This article was written as an assignment in EME6606 Advanced Instructional Design at the University of Florida in Fall 2014.
Compare and contrast the tenants of behavioral learning theory, cognitive learning theory, social learning theory.
Behavioral learning theory looks at how learning and behavior are described and explained in terms of stimulus response relationships. Cognitive learning theory focuses on learning based on how people think, speak and problem-solve. Social learning theory expands the idea of learning by focusing on the impact of the learning environment.
Three key behavioral learning theories includes connectionism, classical conditioning and operant conditioning. Connectionism describes learning as a process of trial and error, with reinforcement when the correct response is demonstrated. Classical conditioning looks at how reinforcement, experimental extinction and generalization affect learning. Operant conditioning looks at manipulating variable in an effort to identify, predict and control behavior.
Cognitive learning theory acknowledges the existence of internal mental states and looks at how belief, desire, ideas and motivations affects learning. It considers mental processes to be a major factors in learning and looks at how individuals obtain, process and use information. Some of the key cognitive theories are Gestalt Theory, Information Processing Theory, and Schema Theory. Gestalt Theory considers the law of similarity, proximity and closure. Information Processing Theory looks at the how the human mind operates much the same way as a computer. Schema Theory introduces the construction of mental schema or data structures. Cognitive learning theory looks at how both working memory and long-term memory affect learning. Miller (1956) evaluated the concept of a magical 7 +/- 1 as being the largest amount of items a person could keep in working memory.
In a social learning system, learners acquire new patterns of behavior through direct observation of others (Bandura, 1977). Social cognitive theory includes four main components (Rotter, 1954), behavioral potential, expectancy reinforcement, reinforcement value, and psychological situation. Social cognitive theory also considers the concept of consequences of behavior or reward. Learners learn by observing others and modeling the behaviors that they see rewarded. Learning possesses three factors, behavior, the environment and internal events. Self-efficacy is a basic determinant of learner behavior. High self-efficacy high persistence, low self-efficacy low persistence. The individual’s confidence in her or his ability to perform a specific task.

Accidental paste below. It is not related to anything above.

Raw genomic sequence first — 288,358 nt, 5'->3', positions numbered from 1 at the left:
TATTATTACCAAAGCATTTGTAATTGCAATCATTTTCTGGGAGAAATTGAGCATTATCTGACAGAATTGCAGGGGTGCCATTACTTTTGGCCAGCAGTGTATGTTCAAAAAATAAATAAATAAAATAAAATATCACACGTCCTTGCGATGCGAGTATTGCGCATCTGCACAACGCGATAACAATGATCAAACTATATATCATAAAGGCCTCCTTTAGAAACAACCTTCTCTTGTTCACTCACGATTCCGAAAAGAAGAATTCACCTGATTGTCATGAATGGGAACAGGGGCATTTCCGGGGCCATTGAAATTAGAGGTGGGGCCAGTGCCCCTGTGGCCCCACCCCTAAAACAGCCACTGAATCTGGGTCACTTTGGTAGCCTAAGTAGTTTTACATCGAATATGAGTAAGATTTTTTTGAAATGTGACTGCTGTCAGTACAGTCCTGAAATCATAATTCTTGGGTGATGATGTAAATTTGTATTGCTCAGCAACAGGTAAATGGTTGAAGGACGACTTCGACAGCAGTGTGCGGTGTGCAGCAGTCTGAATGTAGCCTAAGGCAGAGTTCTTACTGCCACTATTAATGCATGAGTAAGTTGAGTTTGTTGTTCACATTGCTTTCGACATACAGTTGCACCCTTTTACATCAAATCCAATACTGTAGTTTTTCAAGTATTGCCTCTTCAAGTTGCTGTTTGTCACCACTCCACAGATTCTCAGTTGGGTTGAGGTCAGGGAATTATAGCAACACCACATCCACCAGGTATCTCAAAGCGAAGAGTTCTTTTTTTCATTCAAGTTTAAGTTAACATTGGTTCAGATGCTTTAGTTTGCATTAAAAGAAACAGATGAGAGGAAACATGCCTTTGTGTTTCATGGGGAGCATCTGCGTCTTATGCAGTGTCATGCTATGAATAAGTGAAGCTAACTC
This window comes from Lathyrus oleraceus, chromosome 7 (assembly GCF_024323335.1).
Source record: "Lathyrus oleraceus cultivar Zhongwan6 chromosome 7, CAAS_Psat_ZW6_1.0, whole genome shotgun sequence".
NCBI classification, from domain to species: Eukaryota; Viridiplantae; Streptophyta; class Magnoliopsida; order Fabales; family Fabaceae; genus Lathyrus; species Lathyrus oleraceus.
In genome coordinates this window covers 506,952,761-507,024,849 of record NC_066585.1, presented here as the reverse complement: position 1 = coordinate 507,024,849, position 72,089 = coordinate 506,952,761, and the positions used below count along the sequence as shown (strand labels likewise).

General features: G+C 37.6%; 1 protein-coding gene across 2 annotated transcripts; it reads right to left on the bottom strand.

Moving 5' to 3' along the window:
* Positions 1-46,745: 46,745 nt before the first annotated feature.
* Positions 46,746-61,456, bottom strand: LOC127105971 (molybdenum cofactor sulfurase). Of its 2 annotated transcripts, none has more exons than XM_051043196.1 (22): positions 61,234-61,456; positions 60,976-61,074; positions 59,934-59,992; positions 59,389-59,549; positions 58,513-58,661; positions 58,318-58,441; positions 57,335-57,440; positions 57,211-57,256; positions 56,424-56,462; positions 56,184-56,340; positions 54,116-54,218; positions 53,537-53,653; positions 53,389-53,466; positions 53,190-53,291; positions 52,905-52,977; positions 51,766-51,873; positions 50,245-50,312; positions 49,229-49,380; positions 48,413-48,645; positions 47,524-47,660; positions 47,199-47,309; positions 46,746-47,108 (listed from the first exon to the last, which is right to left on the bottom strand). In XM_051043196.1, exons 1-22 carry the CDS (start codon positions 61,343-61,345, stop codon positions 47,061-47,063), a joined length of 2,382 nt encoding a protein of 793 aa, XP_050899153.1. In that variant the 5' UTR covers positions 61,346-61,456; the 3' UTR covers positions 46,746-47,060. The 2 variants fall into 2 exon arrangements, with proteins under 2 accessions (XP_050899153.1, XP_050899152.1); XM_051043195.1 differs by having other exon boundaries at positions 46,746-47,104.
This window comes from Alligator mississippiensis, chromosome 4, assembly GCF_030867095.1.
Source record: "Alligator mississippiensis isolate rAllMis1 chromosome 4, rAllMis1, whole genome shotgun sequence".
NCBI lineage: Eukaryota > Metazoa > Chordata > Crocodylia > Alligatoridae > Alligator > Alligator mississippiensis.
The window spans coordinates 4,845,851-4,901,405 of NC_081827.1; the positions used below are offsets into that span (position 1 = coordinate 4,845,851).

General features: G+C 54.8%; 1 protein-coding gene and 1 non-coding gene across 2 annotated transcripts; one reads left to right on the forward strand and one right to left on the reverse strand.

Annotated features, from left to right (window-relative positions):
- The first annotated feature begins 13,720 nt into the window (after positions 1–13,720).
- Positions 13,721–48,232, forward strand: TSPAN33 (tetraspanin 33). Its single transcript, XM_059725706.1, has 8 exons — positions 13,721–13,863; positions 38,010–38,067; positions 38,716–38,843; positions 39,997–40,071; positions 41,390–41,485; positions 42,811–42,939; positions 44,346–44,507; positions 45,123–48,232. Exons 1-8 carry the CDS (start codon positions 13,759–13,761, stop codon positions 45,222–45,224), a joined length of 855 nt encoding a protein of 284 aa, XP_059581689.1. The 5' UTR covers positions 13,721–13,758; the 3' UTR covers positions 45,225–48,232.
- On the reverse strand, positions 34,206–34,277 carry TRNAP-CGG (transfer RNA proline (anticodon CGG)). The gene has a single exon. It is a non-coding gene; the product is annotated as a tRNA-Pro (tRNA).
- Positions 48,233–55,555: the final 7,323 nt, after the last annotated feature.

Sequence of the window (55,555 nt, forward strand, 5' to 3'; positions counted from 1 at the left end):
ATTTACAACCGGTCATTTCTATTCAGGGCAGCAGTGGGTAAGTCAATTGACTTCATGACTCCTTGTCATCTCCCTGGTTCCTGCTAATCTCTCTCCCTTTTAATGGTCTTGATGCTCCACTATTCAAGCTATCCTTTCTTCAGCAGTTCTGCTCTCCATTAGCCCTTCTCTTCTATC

Behavioral learning seems to be more focused on tasks, teaching learners how to perform a predetermined set of skills or competencies. Cognitive learning adds in the question of the mind, and how the mind learns best. Social learning theory adds the concept of learning from the environment and observation.
Which learning theory do you personally subscribe to and why? Provide the characteristics of learning theory in terms of instructional design practice.
I prefer to take a more holistic approach to learning theory. Most if not all learning theories have a place in instructional design. In fact, I think that if we will use a variety of approaches to look at our instructional design we will develop a more complete process.
I like behaviorism for its simplistic approach for teaching a skill set, or sequence of skills and rewarding for the successful demonstration of those skills. I believe that many times that gives us a great starting point for allowing learners to have early successes with new concepts. But I don’t believe you can use behaviorism by itself except for in very specific applied cases.
I like cognitivism for taking a look at how the mind processes and remembers information. I believe it gives us more tools for helping students to move from rote memorization of skills or concepts to understanding more depth and developing the skills to adapt to many environments. I am really interested in learning more about developing schemas or chunking for developing long term memory. Or as I tell my students, the more experiences they have, the more depth of understanding they will have to “hang” new concepts on.
I like social learning theory for looking at things like self-efficacy and how a student’s self-efficacy can affect their abilities to persist towards mastery of a concept or skill. This is something I see quite frequently in my students. Those who don’t believe they can learn the information won’t learn it. But if I can convince them they can learn the information, they will often make the changes needed that allow them to be successful with learning.
Miller, G. A. (1956). The magical number seven, plus or minus two. Psychological Review, 81-97.
Rotter, J. B. (1954). Social learning and clinical psychology. New York: Prentice-Hall.